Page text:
Good morning, Broncos Country!
When Vance Joseph unveiled the “Accountability” mantra for the Broncos this offseason, I have to admit that I wasn’t too thrilled. It felt a little “too late” and, therefore, a little too insincere — and a little, or occasionally a lot, of cynicism encroached on my usual optimism.
But after listening to Derek Wolfe talk with the guys at Orange and Blue Radio on Tuesday, I admit...I am a true believer.
Wolfe’s contagious excitement about this upcoming season — and about the offseason work so far — has me channeling my best Annie Savoy as I get ready for the “Church of Football” to bring me salvation once again.
“These were the best OTAs since I’ve been here,” Wolfe said, adding that in his seven years in the pros, these were the best as far as team chemistry. “We’re starting to love each other again. It’s not every guy for himself. We’re like, ‘hey, if we’re going to do this, we’re going to do it for each other.’ And we’re coming together; it’s looking all right.”
Steve Atwater (love him!) asked Wolfe what the team is doing to make sure what happened last year doesn’t happen again, and Wolfe had a quick and simple answer:
“You can’t point the finger.”
So Atwater asked if that was in fact happening last year.
“Of course it was,” Wolfe acknowledged, speaking primarily for the defense. “You know the defense was carrying a lot of weight, and we were getting a big head about it — saying ‘the offense ain’t doing this or ain’t doing that, turning the ball over’ — and so we started doing that a little bit because we were getting tired of being on the field all the time.
“But that’s no excuse,” Wolfe added. “We’re here to do a job. And when the defense is ready to go out there, it’s time to go out there. There’s none of that [pointing fingers] anymore.”
When Ryan Edwards highlighted the 50-point loss to the Eagles, Wolfe again took onus for the defense. No matter what the offense might have done or not done, he said, the defense should never have allowed Eagles’ running back Jay Ajayai to bust out a 77-yard touchdown run against them.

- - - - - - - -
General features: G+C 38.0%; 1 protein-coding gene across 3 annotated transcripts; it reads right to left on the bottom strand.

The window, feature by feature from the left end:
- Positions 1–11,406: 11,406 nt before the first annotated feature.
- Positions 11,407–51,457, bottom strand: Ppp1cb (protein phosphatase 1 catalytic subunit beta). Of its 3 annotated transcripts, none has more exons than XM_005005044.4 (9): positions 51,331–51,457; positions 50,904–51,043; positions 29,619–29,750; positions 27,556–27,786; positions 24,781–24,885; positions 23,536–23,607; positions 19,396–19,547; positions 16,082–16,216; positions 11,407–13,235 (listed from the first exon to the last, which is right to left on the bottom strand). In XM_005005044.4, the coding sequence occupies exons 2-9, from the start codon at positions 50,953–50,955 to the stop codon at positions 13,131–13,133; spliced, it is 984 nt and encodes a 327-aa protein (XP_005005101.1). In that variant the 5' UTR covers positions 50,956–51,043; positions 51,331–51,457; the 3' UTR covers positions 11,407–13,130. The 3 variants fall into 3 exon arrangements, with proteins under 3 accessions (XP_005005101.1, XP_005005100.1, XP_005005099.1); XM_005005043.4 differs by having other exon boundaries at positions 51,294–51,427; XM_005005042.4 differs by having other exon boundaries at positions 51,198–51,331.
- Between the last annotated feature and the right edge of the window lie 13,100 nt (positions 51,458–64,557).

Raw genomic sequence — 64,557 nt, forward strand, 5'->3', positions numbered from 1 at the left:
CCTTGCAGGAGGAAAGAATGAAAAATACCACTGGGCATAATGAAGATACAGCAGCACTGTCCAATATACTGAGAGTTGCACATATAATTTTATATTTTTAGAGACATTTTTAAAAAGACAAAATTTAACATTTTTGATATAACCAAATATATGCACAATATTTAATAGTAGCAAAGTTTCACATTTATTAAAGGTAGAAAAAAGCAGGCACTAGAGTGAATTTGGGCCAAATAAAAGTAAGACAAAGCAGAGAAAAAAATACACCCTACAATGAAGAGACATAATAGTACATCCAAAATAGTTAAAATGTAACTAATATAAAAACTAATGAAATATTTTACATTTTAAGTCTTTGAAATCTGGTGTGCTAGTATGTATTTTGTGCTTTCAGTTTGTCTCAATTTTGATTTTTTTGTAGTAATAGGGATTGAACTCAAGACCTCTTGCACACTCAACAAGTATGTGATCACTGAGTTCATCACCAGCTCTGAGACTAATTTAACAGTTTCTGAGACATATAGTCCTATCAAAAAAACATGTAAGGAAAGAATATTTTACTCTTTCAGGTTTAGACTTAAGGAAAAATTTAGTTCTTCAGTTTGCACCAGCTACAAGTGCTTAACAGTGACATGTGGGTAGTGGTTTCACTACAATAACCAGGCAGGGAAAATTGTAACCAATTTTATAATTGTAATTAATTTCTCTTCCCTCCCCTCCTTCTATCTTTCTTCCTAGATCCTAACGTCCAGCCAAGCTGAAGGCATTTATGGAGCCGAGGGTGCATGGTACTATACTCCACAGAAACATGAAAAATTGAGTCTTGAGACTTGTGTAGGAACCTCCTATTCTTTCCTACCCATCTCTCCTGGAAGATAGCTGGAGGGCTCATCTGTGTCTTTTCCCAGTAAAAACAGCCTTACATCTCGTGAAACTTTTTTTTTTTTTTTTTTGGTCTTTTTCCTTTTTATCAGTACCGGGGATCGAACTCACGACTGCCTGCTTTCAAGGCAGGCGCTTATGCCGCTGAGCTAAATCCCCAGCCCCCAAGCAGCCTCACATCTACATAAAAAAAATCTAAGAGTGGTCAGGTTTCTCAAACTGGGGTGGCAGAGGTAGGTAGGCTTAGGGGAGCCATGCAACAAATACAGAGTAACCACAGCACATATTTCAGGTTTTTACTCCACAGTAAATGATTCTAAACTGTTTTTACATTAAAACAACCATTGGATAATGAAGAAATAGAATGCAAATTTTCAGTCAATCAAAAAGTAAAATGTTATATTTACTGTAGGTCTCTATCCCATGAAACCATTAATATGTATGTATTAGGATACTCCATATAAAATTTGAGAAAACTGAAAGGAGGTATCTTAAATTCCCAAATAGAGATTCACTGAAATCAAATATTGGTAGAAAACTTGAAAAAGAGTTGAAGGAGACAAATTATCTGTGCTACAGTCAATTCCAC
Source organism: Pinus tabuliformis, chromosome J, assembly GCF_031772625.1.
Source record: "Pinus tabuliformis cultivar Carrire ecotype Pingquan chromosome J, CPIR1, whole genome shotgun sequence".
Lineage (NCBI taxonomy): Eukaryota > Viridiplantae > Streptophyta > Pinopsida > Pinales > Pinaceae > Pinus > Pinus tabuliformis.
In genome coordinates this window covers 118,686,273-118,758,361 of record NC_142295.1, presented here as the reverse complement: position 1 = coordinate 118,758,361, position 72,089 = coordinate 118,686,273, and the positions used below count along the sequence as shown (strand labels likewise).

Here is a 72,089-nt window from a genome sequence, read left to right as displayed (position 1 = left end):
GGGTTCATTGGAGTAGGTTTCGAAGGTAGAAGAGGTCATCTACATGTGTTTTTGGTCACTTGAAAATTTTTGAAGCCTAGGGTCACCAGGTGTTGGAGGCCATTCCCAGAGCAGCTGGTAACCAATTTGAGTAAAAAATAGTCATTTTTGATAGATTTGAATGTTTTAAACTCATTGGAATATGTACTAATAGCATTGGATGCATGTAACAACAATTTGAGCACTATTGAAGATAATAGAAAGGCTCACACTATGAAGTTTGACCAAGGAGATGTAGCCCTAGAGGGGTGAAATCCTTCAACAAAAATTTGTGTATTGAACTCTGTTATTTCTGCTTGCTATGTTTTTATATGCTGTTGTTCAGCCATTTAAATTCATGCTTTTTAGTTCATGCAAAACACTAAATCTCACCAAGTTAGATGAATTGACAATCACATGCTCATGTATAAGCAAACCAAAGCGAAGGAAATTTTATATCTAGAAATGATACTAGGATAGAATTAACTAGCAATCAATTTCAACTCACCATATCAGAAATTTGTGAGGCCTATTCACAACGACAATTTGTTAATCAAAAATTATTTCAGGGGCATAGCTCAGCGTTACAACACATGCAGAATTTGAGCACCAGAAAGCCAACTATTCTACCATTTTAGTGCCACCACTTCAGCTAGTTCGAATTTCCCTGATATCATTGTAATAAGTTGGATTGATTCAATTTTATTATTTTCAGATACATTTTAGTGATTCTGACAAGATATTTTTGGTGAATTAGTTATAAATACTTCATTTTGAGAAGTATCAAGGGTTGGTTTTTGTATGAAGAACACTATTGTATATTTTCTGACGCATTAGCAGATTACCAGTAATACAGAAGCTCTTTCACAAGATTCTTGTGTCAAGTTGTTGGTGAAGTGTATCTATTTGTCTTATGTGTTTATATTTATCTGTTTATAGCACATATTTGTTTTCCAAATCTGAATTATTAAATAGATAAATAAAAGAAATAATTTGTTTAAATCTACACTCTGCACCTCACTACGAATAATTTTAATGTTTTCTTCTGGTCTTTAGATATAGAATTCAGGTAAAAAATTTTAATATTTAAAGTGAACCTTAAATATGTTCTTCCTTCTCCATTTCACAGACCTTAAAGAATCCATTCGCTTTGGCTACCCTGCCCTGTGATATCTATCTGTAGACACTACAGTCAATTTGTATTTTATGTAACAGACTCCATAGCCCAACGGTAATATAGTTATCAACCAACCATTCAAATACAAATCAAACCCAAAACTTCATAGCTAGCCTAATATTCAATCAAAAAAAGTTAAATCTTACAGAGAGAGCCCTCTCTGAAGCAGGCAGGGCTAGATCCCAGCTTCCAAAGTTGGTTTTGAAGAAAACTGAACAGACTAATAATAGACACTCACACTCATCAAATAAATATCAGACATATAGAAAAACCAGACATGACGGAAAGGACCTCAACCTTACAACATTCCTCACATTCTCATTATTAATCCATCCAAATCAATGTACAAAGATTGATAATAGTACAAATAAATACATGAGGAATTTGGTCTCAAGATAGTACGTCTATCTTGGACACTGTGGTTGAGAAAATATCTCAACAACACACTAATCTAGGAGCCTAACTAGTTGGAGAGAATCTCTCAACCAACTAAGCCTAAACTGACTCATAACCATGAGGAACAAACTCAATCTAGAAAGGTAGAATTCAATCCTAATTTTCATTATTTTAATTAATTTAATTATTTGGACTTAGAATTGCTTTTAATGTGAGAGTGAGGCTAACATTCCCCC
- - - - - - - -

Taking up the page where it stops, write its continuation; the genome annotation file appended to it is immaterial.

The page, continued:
“I was just embarrassed. We were a top five defense and we let someone score 50 points on us,” he said. “It doesn’t matter how many turnovers there were. It doesn’t matter. ...No matter what, stick to your guns and be the defense everyone expects you to be.”
Preach, Brother Derek!
Wolfe admitted straight up that last season was no fun — both on the field and in the locker room. But that 5-11 experience has given players a new motivation to work on winning together.
“When you lose like that and go through that kind of adversity, it really brings out the kind of character you have as a team,” Wolfe said, adding that Broncos players are refusing to accept that level of play this year. “I think it showed what kind of character we had because nobody is accepting [being losers]. That happens at other places with a losing culture. It’s easy to just be a loser. It’s hard to make a real change and change your attitude and change the way you’re doing things.”
Lawd, have mercy!
One big change this offseason has Wolfe particularly optimistic — the quarterback.
“We’ve got a great leader on the other side of the ball in Case [Keenum],” the defensive end said. “And that’s the way it’s gotta be. It has to be the quarterback. It can’t be anybody else.”
And in addition to Case Keenum, Wolfe is really excited about the rookies.
“The new guys fit in great. Bradley [Chubb] is doing such a good job as a rookie. He’s not letting his head get too big. Being the fifth overall pick can sometimes get to your head and make you think you’re great the moment you step out there. But [Chubb] wants to be great, so he’s trying everything he can, asking everybody questions, putting in that work. Showing people that you want it is how you earn respect.”
Can I get an Amen?
Well, I know I can get one from Wolfe who is also feeling better than ever after having neck surgery to remove a bone growth that was hitting his nerve and causing chronic pain.
“No B.S. I feel the best I’ve felt in 5-6 years,” Wolfe said, adding he was in so much pain all the time. “I needed to get the bone out, get the stem cells in there...I feel really good. I feel like a 23-year-old again.”